Age Limit, Numbers at Public Worship Revised in Kenya’s Phased Reopening

Archbishop Anthony Muheria, Chairman of Kenya’s Interfaith Council.

Children under the age of six and the those above 65 years have been allowed to participate in public worship in Kenya in the latest phased reopening that has also revised upwards the number of people allowed in places of worship at once.

“We will now welcome the elderly over 65 years and young ones under 6 years to the worship,” Catholic Archbishop Anthony Muheria who Chairs Kenya’s Interfaith Council announced, Tuesday, September 29.

In the new guidelines that are to take effect Friday, October 2, vulnerable and sick members of the society have been directed not to participate in public worship.

The leadership of the 16-member council also announced the extension of the duration of public worship from 90 minutes to two hours. 

“The number allowed in any space of worship will now be determined by 1.2metres social distancing,” Archbishop Muheria announced, revising the previous 1.5-metres social distancing measure. 


The Local Ordinary of Kenya’s Nyeri Archdiocese further said during the press conference in Nairobi September 29, “We will also allow group meetings and special service for youth and special groups provided they follow the other criteria of social spacing and duration.”

He also said that previously set guidelines “of hand washing or sanitizing stations in the compound, and where possible temperature checks, will still continue in force.” 

“All requirements of sanitization of the premises, non-sharing of items and use of common elements will also continue in force,” he added.

Places of worship in the East African country reopened in July amid strict guidelines after three months of closure aimed at minimizing the spread of the COVID-19.

“Sunday Schools and Madrassas shall remain suspended until further notice, and in-person worship shall not include congregants under the age of thirteen (13) years or above the age of fifty-eight (58) years or persons with underlying conditions,” Kenya’s President Uhuru Kenyatta said when he addressed the nation July 6.

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In August, the time for public worship was extended from 60 minutes to 90 minutes, the leadership of the 16-member Council also announcing that the age limit of eligible congregants had been revised from that previously set 13-58 years to 6-65 years.

In the September 29 Press Conference, the Chairman of the Inter-faith Council noted that funeral gatherings pose the “biggest danger in the gathering for prayer”.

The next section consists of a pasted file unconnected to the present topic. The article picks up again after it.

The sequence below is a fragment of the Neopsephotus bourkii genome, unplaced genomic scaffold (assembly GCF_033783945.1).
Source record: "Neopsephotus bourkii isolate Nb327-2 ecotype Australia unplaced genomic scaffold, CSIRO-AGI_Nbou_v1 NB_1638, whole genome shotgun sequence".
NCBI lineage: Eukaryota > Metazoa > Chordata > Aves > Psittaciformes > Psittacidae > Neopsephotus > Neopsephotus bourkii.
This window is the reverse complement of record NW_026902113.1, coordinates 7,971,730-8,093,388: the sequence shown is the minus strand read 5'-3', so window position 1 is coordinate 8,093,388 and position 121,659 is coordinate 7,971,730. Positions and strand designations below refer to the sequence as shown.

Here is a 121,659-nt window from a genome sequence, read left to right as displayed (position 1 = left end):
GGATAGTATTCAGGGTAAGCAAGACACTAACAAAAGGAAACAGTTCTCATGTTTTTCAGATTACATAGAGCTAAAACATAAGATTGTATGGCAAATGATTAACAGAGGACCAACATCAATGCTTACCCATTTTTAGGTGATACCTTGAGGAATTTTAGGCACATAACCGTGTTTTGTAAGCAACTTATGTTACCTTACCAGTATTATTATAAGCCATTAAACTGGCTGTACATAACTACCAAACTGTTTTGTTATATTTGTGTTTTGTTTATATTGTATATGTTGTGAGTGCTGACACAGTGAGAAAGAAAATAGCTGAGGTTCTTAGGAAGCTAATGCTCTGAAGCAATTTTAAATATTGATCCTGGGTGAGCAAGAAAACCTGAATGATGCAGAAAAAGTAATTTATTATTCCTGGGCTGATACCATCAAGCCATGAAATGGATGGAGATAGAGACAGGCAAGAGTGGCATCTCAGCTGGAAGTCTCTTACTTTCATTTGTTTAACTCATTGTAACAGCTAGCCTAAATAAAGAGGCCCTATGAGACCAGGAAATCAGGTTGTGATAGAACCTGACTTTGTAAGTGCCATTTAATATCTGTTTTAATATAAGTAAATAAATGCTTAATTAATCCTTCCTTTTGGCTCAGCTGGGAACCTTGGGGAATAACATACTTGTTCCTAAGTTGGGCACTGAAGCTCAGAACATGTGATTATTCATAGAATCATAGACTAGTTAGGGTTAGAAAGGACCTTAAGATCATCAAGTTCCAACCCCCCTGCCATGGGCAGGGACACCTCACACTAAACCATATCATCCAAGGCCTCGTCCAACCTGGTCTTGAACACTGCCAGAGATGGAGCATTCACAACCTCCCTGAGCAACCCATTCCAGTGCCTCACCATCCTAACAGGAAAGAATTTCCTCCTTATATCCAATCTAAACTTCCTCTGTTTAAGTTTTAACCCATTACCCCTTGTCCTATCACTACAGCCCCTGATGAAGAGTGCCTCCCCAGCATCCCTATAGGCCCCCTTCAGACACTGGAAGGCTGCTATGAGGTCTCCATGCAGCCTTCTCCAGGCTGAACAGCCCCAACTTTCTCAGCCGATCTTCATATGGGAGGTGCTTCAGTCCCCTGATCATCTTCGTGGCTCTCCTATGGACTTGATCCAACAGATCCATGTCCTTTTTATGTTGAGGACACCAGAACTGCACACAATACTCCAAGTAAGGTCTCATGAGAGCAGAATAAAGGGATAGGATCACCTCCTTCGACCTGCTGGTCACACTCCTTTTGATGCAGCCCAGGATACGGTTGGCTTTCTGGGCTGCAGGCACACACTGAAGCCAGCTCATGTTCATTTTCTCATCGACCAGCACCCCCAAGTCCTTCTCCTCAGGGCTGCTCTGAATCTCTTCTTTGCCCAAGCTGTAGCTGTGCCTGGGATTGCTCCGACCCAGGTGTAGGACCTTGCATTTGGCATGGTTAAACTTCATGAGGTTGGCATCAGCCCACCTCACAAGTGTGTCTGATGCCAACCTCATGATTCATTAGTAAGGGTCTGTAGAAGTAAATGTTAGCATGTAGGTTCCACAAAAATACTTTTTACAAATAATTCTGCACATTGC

He “sincerely and passionately” appealed to Kenyans to consider the dangers that irresponsible behavior in funerals can cause saying, “We love our dear ones who have passed away, but we do not want the funeral to be a cause for other funerals we can avoid.”  

“We must recover the meaning of the funeral as a prayer gathering, and not a political, status, or public spectacle platform. Funerals must return to be funerals,” Archbishop Muheria said September 29.

He regretted the behavior of a section of politicians saying, “We have unfortunately witnessed not only a total flouting of all COVID-19 guidelines, rules and protocols, but even the total lack of decency and respect, especially from the political class.”


“Please, we ask you in this COVID-19 time, please postpone your public gatherings that put our people at risk, because they gather without masks and without social distancing,” the Archbishop addressed himself to politicians.

He added making reference to politicians, “Consider putting all your political gatherings on hold, until we are fully out of the woods in this coronavirus pandemic.”

Politicians need to give “us an example of compliance beyond wearing masks,” the Archbishop said, expressing the wish that the discipline being adhered to in places of worship would be followed across all in-person gatherings. 

To Religious leaders, Archbishop Muheria encouraged, “Continue to follow the Guidelines strictly, even when we continue to witness a total disregard especially among our political class. We cannot get tired of giving good examples.”

“With hope, we can rise from the various situations, and praying together move towards the recovery from so many blows at the financial, economic and family levels, and forge once more a better future for our children,” the 57-year-old Kenyan Prelate said.

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He said in conclusion, “We as Interfaith Council urge you to continue praying fervently for an end of this pandemic. Let us also hold on to hope, as God continues caring for us.”

Magdalene Kahiu is a Kenyan journalist with passion in Church communication. She holds a Degree in Social Communications from the Catholic University of Eastern Africa (CUEA). Currently, she works as a journalist for ACI Africa.